Are you using the ext4 driver for ext2 and ext3? It's pretty nice because then you can have any ext filesystem inside the save file, and the init script will just work without extra logic.
Posted on 18 Mar 2010, 15:07 by BarryK
That sync problem was fixed on February 22, 2010 in Woof.
Posted on 18 Mar 2010, 15:33 by BarryK
Writing to branches
Yes, Aufs has a mode by which inotify is used to monitor all the files on the layers, but it has a considerable performance hit.
Unionfs has a mechanism to notice a direct write to a layer and to adjust the "top view" accordingly, as does Aufs (in it's normal mode that we use with Puppy), however it isn't perfect with either -- writing a complete PET package direct to a layer, some parts of it are not visible on top (until after a reboot).
However, what Unionfs has, that as far as I'm aware Aufs doesn't, is the ability to manually force a flushing of the cache and re-evaluation of the layers. It is done by a remount, like this:
mount -t unionfs -o remount,incgen unionfs /
...this is a complete re-evaluation and works perfectly. See my /usr/local/petget/installpkg.sh.
I did actually try and explain this on the Aufs mail list once, but perhaps they never understood what I was asking for, or didn't appreciate the value of it.
Posted on 18 Mar 2010, 22:03 by kirk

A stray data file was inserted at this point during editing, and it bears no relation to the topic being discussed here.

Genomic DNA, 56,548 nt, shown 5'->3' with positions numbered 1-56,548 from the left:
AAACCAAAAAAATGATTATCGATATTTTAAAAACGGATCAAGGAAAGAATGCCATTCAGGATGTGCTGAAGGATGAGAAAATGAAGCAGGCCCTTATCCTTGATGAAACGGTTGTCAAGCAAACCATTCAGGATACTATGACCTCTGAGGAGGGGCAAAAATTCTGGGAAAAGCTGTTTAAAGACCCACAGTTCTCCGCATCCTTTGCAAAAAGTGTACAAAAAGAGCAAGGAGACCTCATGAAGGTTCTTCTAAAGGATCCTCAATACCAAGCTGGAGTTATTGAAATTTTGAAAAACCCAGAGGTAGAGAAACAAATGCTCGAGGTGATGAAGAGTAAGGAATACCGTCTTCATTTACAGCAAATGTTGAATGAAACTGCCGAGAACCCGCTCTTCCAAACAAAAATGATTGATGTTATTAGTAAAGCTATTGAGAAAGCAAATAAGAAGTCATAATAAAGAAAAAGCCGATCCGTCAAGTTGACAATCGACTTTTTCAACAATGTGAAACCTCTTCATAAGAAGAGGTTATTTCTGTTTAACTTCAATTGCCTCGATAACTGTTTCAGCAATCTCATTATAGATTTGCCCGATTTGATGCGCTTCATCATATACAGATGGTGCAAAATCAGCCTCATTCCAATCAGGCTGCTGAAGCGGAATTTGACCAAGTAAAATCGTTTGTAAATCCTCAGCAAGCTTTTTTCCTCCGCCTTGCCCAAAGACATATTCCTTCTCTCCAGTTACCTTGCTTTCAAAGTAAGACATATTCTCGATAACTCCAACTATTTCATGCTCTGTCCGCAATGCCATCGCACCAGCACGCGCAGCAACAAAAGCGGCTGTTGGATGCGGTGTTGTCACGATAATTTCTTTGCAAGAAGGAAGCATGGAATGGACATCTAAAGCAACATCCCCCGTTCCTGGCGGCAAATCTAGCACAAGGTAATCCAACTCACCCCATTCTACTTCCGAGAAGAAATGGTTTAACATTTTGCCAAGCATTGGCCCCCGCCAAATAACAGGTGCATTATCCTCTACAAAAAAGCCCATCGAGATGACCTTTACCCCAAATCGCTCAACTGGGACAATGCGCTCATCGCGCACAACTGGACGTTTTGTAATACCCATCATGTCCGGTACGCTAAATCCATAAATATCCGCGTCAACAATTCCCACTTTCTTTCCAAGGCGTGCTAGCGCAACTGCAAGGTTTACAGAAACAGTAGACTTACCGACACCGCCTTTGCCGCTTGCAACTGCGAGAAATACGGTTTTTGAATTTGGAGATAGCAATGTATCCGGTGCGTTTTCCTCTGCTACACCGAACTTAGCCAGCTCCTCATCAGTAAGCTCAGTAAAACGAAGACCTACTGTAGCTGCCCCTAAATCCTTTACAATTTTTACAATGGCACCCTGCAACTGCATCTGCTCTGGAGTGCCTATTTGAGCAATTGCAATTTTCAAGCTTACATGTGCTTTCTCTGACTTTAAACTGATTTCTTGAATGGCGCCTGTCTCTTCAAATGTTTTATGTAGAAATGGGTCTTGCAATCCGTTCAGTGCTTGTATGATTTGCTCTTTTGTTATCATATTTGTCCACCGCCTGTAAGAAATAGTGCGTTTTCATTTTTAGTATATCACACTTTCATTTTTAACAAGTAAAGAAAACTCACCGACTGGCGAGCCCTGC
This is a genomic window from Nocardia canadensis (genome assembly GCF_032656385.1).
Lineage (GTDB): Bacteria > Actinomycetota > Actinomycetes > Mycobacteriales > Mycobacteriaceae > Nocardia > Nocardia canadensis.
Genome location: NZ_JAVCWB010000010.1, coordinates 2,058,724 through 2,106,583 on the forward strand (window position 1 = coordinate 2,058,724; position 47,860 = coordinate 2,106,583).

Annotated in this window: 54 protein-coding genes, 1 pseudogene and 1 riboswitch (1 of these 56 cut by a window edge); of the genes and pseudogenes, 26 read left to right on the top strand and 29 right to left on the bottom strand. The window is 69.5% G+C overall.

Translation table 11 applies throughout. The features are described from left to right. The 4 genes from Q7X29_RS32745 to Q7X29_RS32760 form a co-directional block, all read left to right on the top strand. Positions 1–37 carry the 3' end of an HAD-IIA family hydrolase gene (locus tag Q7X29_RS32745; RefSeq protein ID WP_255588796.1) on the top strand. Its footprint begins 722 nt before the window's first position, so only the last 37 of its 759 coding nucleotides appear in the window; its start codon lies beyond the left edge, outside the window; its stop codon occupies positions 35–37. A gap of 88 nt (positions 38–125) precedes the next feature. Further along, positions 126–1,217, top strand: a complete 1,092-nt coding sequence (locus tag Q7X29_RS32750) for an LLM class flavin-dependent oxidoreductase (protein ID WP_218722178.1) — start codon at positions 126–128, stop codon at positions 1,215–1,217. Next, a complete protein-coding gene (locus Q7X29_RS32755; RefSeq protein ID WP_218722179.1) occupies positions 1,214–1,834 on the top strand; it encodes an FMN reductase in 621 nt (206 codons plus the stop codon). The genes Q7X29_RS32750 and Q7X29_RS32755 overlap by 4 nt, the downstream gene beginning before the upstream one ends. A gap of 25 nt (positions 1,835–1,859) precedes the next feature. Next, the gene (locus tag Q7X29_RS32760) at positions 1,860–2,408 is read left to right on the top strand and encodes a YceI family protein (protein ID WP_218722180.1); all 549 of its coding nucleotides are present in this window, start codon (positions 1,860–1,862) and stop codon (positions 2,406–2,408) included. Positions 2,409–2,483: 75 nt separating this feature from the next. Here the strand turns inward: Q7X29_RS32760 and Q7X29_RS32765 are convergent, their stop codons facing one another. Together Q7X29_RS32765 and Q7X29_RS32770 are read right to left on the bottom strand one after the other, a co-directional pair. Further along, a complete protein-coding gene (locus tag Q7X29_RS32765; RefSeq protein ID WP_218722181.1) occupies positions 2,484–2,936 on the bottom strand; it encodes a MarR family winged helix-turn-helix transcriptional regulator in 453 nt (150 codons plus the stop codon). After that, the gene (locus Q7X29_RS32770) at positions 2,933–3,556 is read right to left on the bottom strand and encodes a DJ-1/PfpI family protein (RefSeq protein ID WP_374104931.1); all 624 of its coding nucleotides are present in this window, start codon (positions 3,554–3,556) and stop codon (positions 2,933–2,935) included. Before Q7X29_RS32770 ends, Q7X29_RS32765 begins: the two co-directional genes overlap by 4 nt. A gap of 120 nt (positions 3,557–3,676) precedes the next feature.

Having orphaned inodes on a pup_save has been a problem since Puppy 2, with Unionfs or Aufs. That problem stems from not being able to cleanly unmount everthing after switch rooting from the initrd to the main sfs. Does the latest Unionfs manage to fix that? If so I might give Unionfs another try. If you're using a journaled file system inside your save file, as soon as you mount it, the journale is recovered and the filesystem is repaired.
Didn't know that about ext4, might try that out. At one time I did run ext3 inside my save file, but if the save file was on NTFS, you would get some errors at shutdown, don't remember what they where.
Posted on 18 Mar 2010, 22:45 by kirk
Writing to branches
Thanks for the info Barry. I do remember now, that's for a usb flash drive install.
Posted on 19 Mar 2010, 4:10 by Jemimah
With unionfs and ext4 (with journal) the fsck comes back squeaky clean except superblock timestamp. I need to go back and test with ext2.